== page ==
South Africa’s Parliament, in a landmark vote last week, moved to amend the nation’s constitution to allow for the government to seize land from white South Africans without compensation.
The controversial decision has sparked questions about what might happen to the white South African farmers who currently own the land, and how the land would be redistributed by the government.
As a result of the vote, more than 16,000 people have petitioned Donald Trump to let the Boers (South Africans of Dutch, German or Huguenot heritage) into the U.S.
At first glance, that might seem like a compassionate, kind thing to do. But the language in the petition makes it clear that those petitioning want white South Africans to jump the proverbial line when it comes to immigration to the U.S., at a cost to immigrants of darker hues.
According to Newsweek, the online petition at Change.org calls on the Trump administration to “take the steps necessary to initiate an emergency immigration plan allowing white Boers to come to the United States.” Importantly, the petition also asks the U.S. to stop admitting refugees from Somalia and the Middle East under claim that they “cannot be properly vetted.” The petition calls for Trump to let in the displaced white South African farmers instead.
It bears repeating that every single person entering the U.S. as a refugee has to go through a lengthy background-check process that can take up to two years. A New York Times article on the process reports that there are about 20 steps in total, involving multiple interviews, applications, agencies and screenings.
Another petition on the White House page has 8,000 signatures and similarly calls for white South Africans to be given “immigration priority” over those leaving other countries.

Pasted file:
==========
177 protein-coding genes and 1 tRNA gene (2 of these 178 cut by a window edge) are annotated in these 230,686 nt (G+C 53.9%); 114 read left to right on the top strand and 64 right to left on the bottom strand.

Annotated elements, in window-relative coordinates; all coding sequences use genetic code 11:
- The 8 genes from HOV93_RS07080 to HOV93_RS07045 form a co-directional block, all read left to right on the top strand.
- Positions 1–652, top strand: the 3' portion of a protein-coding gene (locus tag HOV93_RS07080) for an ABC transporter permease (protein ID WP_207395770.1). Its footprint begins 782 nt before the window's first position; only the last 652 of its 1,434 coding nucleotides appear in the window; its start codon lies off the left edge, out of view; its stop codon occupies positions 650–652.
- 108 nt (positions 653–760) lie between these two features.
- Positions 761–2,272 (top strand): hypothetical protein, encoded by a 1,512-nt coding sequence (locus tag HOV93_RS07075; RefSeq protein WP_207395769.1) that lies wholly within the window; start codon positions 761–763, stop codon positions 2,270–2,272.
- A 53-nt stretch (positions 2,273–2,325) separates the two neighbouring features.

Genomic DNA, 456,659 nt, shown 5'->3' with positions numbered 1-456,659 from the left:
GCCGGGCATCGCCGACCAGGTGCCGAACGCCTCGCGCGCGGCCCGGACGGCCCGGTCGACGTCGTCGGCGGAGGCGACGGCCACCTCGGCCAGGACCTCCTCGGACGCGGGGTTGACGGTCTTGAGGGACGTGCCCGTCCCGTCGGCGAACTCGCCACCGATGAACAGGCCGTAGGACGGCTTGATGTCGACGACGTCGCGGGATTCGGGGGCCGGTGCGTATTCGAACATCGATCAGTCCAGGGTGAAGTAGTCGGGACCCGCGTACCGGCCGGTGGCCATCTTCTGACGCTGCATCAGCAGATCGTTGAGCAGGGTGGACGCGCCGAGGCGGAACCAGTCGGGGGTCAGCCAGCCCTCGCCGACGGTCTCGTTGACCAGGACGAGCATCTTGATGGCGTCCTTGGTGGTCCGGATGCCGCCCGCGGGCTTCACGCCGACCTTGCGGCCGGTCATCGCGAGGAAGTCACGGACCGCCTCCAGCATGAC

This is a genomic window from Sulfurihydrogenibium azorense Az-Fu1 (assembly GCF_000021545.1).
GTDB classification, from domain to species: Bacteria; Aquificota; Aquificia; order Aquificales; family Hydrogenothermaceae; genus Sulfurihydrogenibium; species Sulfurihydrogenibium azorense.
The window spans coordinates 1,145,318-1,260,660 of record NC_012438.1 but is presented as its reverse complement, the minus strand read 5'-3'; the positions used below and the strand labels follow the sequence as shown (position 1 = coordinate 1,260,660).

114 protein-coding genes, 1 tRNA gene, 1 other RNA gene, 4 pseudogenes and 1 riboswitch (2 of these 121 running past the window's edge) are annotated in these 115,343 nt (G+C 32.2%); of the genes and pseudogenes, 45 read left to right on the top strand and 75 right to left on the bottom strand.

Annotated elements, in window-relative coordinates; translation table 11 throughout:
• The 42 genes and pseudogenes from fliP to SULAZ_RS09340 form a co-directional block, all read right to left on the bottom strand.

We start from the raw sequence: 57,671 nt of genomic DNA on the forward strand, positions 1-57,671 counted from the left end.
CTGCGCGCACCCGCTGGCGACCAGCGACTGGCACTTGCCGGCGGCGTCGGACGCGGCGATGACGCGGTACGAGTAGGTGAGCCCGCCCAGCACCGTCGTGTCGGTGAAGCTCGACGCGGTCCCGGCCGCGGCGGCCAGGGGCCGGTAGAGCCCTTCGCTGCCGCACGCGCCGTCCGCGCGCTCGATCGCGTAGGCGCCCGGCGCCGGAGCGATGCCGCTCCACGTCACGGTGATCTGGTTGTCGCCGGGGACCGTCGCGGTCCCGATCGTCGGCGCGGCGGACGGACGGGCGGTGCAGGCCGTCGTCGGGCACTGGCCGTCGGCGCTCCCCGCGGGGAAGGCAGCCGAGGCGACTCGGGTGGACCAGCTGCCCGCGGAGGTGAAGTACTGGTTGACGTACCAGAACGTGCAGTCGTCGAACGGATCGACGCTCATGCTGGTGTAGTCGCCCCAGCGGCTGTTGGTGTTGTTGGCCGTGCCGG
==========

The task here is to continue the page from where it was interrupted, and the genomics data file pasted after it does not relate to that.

“White South African Farmers facing genocide in their home land should be given priority as they not only face extinction in their homelands but also stand as a primary example of the kind of immigrants we would want here in our own country,” reads the petition, which adds that Boers are preferable because “they speak English and share a common ancestry and way of life as our own.”
The claims of white genocide have been repeated with increasing frequency recently. In October 2017, protesters consisting mostly of white South Africans marched throughout the country to protest a string of deadly attacks in rural areas. Many claimed that white farmers were more likely to die than the average South African.
Murders on farms in South Africa are at their highest level since 2010-2011, according to a BBC report from November of last year: South African police say that 74 people were murdered on farms between April 2016 and March 2017. The year before, that number was 58.
But those numbers reflect the “total number of murdered farmers, farmworkers and visitors to farms regardless of race,” Newsweek reports. The same BBC report also found that the claim that farmers were more likely to be murdered than the average South African “is not supported by reliable data.”
South African President Cyril Ramaphosa, who ran with land reform as a key part of his platform, has tried to reassure those concerned about the landmark vote. The South African Cooperative Governance and Traditional Affairs Department also tried to allay fears, tweeting that the massive policy change will be handled “through dialogue and in a stable manner.”
“Land is our heritage, our identity and essentially our dignity. We owe it to our children to dispel the myth that Africans are not interested in commercial farming,” the CGTA wrote, before adding, “No need for beating war drums and creating unnecessary panic! South Africa belongs to all who live in it!
“As we address the land issue, we’ll ensure that equitable land is distributed to our poor people in a way that will ensure continued stability,” the CGTA wrote.